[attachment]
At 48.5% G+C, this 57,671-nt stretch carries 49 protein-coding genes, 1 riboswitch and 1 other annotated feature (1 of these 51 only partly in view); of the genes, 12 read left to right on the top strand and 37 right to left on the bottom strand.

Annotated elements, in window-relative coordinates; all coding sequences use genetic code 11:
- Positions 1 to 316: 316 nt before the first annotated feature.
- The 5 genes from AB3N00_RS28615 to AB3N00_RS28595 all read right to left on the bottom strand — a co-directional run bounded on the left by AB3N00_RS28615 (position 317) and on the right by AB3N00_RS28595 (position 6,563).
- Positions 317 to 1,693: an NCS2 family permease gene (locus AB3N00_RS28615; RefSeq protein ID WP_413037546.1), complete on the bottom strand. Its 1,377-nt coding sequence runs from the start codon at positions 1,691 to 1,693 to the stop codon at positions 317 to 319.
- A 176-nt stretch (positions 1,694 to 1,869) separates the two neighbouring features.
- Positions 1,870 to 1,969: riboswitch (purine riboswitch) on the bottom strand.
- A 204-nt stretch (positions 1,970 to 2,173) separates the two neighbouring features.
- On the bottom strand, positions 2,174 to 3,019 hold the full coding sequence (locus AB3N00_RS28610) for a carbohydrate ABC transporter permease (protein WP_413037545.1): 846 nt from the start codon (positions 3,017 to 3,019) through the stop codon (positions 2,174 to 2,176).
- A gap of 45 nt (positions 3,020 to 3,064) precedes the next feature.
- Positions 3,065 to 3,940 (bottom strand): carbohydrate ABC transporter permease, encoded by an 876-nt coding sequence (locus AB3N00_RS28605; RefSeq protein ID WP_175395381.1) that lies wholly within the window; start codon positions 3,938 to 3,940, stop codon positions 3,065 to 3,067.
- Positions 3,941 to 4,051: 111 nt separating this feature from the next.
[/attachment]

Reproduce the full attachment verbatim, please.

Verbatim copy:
At 48.5% G+C, this 57,671-nt stretch carries 49 protein-coding genes, 1 riboswitch and 1 other annotated feature (1 of these 51 only partly in view); of the genes, 12 read left to right on the top strand and 37 right to left on the bottom strand.

Annotated elements, in window-relative coordinates; all coding sequences use genetic code 11:
- Positions 1 to 316: 316 nt before the first annotated feature.
- The 5 genes from AB3N00_RS28615 to AB3N00_RS28595 all read right to left on the bottom strand — a co-directional run bounded on the left by AB3N00_RS28615 (position 317) and on the right by AB3N00_RS28595 (position 6,563).
- Positions 317 to 1,693: an NCS2 family permease gene (locus AB3N00_RS28615; RefSeq protein ID WP_413037546.1), complete on the bottom strand. Its 1,377-nt coding sequence runs from the start codon at positions 1,691 to 1,693 to the stop codon at positions 317 to 319.
- A 176-nt stretch (positions 1,694 to 1,869) separates the two neighbouring features.
- Positions 1,870 to 1,969: riboswitch (purine riboswitch) on the bottom strand.
- A 204-nt stretch (positions 1,970 to 2,173) separates the two neighbouring features.
- On the bottom strand, positions 2,174 to 3,019 hold the full coding sequence (locus AB3N00_RS28610) for a carbohydrate ABC transporter permease (protein WP_413037545.1): 846 nt from the start codon (positions 3,017 to 3,019) through the stop codon (positions 2,174 to 2,176).
- A gap of 45 nt (positions 3,020 to 3,064) precedes the next feature.
- Positions 3,065 to 3,940 (bottom strand): carbohydrate ABC transporter permease, encoded by an 876-nt coding sequence (locus AB3N00_RS28605; RefSeq protein ID WP_175395381.1) that lies wholly within the window; start codon positions 3,938 to 3,940, stop codon positions 3,065 to 3,067.
- Positions 3,941 to 4,051: 111 nt separating this feature from the next.